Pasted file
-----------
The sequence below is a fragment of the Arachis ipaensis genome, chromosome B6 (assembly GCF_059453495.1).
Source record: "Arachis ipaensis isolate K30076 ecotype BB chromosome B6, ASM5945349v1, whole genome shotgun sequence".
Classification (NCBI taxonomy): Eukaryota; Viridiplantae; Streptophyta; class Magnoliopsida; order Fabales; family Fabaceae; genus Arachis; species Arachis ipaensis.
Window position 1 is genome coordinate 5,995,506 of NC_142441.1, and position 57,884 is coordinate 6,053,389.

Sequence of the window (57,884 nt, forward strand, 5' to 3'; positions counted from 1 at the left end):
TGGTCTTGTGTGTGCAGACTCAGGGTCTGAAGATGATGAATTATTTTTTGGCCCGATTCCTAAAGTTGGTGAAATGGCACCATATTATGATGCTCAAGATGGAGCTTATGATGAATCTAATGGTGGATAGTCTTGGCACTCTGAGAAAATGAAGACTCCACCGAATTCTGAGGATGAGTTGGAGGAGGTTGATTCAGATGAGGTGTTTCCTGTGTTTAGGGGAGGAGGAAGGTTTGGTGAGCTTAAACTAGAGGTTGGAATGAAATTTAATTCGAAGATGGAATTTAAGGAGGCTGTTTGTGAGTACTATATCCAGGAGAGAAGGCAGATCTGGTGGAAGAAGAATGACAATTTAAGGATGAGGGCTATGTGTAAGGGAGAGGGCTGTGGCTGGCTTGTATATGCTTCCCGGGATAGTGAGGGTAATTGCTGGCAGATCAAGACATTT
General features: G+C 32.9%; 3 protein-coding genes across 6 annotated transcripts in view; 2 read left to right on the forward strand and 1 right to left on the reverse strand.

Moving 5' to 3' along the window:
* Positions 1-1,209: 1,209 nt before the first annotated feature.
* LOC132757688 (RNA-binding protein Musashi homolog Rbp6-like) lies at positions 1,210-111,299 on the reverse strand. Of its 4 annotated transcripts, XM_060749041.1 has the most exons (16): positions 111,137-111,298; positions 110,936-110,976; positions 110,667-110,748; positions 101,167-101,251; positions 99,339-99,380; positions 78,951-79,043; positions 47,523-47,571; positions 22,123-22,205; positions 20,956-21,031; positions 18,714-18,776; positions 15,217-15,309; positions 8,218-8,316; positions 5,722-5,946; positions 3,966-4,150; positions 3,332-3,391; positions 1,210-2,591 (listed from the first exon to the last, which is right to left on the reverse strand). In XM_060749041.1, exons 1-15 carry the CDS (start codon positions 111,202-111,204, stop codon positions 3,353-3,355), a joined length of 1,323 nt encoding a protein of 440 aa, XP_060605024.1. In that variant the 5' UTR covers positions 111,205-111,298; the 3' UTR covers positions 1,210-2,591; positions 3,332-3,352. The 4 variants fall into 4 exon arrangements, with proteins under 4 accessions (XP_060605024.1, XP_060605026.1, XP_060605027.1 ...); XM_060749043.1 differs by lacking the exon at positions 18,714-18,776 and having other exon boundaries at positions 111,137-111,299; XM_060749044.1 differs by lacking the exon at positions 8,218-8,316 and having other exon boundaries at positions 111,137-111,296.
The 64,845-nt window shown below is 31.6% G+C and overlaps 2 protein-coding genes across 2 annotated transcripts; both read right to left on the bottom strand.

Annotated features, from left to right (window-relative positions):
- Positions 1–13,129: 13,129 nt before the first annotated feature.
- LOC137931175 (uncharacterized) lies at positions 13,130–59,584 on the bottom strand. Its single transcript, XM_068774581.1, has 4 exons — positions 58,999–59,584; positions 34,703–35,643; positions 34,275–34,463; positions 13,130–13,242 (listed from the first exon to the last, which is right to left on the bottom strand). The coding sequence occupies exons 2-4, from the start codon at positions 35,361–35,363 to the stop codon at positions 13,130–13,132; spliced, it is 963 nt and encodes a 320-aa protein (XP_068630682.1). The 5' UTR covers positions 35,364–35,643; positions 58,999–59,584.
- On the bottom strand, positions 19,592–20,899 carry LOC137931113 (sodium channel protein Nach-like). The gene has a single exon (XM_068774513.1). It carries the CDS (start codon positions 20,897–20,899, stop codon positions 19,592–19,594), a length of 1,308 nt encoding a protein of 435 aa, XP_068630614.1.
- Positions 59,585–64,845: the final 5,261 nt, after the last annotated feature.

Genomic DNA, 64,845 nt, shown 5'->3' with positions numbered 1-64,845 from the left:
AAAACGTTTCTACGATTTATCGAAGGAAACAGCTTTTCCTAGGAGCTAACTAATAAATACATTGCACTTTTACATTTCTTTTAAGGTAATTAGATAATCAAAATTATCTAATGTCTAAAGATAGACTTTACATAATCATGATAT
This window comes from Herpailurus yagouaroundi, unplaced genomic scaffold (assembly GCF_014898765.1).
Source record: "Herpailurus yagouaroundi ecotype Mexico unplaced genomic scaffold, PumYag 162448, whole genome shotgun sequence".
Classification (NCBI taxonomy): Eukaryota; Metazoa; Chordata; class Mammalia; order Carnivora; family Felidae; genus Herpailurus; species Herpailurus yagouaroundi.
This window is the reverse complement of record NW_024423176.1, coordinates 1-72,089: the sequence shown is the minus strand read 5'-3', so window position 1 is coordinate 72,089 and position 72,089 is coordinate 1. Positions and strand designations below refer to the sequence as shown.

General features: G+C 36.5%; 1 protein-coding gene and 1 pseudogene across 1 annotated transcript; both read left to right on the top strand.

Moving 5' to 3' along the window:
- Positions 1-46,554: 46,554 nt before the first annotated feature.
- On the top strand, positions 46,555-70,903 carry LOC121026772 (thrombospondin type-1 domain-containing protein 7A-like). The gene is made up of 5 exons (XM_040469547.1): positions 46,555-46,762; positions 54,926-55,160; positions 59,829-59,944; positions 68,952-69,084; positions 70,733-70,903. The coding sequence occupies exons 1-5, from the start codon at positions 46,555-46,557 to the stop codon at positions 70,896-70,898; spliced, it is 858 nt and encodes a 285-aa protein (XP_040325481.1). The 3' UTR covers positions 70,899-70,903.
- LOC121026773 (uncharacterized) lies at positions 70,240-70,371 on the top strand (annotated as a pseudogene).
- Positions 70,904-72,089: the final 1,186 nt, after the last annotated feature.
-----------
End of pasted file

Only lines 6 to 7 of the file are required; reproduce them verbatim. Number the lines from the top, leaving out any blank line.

TGGTCTTGTGTGTGCAGACTCAGGGTCTGAAGATGATGAATTATTTTTTGGCCCGATTCCTAAAGTTGGTGAAATGGCACCATATTATGATGCTCAAGATGGAGCTTATGATGAATCTAATGGTGGATAGTCTTGGCACTCTGAGAAAATGAAGACTCCACCGAATTCTGAGGATGAGTTGGAGGAGGTTGATTCAGATGAGGTGTTTCCTGTGTTTAGGGGAGGAGGAAGGTTTGGTGAGCTTAAACTAGAGGTTGGAATGAAATTTAATTCGAAGATGGAATTTAAGGAGGCTGTTTGTGAGTACTATATCCAGGAGAGAAGGCAGATCTGGTGGAAGAAGAATGACAATTTAAGGATGAGGGCTATGTGTAAGGGAGAGGGCTGTGGCTGGCTTGTATATGCTTCCCGGGATAGTGAGGGTAATTGCTGGCAGATCAAGACATTT
General features: G+C 32.9%; 3 protein-coding genes across 6 annotated transcripts in view; 2 read left to right on the forward strand and 1 right to left on the reverse strand.